In June, 2016, I was attacked and injured by cattle. My story was told here: Theresa’s Story: stamped on by a cow .
In April of the same year, a lady was killed in Belford, Northumberland, so I know I was the lucky one. I told my story to the local Tourist Information Centre, the local paper, and the local radio… all in a bid to save lives.
My short advice to walkers:-
- STOP & LOOK: Are there livestock in this field?
- ASSESS: How far away are they?
- PLAN: What is your safest route through the field?
- WALK THE BOUNDARY: Never cross the middle of a field, because you might find yourself in no man’s land!
- BE PREPARED: Keep your dogs on leads, but let them off leads if cows start to charge.
- STAY ALERT: Watch for behaviour changes in the herd.
- EXIT STRATEGY. Look for the quickest way out of the field, and plan your escape.
My other wishes:-
- CLEAR SIGNS: Warning signs to make people aware if there are livestock in a field.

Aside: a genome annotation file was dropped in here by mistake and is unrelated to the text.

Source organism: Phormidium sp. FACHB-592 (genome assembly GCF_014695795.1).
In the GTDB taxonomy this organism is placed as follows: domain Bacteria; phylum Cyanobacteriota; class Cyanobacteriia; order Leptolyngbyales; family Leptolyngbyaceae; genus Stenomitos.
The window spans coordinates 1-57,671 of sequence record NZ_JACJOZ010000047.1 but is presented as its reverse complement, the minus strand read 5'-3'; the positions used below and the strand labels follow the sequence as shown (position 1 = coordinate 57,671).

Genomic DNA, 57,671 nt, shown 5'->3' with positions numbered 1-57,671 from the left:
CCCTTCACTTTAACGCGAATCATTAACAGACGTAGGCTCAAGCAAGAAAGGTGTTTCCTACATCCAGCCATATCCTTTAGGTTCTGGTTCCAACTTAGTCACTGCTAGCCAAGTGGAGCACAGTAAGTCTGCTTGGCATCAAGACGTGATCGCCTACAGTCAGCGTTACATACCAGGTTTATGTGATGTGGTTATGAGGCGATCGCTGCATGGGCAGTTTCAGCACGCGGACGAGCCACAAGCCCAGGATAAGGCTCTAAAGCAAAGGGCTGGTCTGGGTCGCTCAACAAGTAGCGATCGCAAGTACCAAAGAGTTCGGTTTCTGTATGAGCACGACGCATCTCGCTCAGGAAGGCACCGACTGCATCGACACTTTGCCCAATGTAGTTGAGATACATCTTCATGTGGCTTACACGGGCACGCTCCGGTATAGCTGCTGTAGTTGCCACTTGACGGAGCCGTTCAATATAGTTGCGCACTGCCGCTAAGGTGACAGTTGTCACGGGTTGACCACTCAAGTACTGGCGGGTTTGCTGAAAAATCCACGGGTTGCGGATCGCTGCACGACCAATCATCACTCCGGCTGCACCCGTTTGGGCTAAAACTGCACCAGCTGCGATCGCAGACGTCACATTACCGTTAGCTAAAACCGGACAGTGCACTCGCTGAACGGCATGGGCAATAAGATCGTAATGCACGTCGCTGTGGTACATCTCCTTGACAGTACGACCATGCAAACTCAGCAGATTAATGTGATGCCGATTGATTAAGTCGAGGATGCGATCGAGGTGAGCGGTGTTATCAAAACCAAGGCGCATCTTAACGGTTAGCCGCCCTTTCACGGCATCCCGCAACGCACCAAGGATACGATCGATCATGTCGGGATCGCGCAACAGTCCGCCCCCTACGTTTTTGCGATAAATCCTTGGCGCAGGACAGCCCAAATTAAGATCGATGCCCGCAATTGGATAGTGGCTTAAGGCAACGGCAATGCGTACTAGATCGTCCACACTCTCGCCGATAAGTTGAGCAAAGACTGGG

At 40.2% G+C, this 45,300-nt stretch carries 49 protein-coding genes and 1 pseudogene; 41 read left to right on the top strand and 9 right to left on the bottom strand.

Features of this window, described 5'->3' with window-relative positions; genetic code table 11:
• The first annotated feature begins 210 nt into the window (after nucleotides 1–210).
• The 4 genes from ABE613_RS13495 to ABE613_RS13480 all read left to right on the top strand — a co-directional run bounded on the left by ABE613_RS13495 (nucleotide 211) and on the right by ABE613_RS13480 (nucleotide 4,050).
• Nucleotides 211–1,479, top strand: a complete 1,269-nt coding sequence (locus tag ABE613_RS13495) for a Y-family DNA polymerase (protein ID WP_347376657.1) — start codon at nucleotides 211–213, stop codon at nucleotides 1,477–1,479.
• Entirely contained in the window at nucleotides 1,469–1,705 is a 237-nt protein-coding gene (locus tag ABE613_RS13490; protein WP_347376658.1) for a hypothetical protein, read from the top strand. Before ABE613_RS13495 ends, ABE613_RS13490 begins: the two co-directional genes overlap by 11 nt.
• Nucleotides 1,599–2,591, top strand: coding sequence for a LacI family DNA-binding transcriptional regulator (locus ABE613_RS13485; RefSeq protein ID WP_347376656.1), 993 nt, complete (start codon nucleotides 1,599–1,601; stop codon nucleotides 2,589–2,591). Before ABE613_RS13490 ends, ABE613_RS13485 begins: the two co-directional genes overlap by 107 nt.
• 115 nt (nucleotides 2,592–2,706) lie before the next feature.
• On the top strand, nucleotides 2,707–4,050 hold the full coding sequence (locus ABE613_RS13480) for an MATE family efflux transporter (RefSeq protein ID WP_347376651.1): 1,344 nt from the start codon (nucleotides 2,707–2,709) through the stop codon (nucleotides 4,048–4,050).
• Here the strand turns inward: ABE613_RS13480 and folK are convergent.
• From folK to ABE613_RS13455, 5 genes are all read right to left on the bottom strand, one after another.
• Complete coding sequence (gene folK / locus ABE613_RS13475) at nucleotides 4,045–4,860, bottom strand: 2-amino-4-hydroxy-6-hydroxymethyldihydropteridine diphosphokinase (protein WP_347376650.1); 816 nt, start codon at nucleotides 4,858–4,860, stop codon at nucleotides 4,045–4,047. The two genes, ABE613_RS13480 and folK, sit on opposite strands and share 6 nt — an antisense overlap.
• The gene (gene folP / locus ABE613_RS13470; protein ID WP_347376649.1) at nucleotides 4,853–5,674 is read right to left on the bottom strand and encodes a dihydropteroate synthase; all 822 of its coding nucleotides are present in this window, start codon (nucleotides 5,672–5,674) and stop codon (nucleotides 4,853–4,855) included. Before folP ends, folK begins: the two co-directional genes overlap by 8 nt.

- HOW TO STAY SAFE: Information on how to avoid the risk of an attack.
- WHAT TO DO: Information on what to do if the worst thing happens, and cows start attacking.
- FARMERS TO MAKE SAFE WALKING AREAS: Use fencing or hedging, or don’t graze livestock so close to public footpaths.
- RECORD KEEPING: A designated department to record all altercations with livestock, and a database to record all incidents.
- FARMERS AND LAND OWNERS: To be held responsible for the safety of public footpaths that cross their land.
- PUBLIC SAFETY INFORMATION: An annual campaign using posters, radio advertising, and TV coverage (for example, programs like Countryfile could make the public aware of the risks, and explain what to do if you are threatened by cattle.)
It has taken me a long time to recover from my attack. My leg remained swollen for months and, four years on, I still have issues with swelling and scars. Now, I try to educate as many people as I can with my story.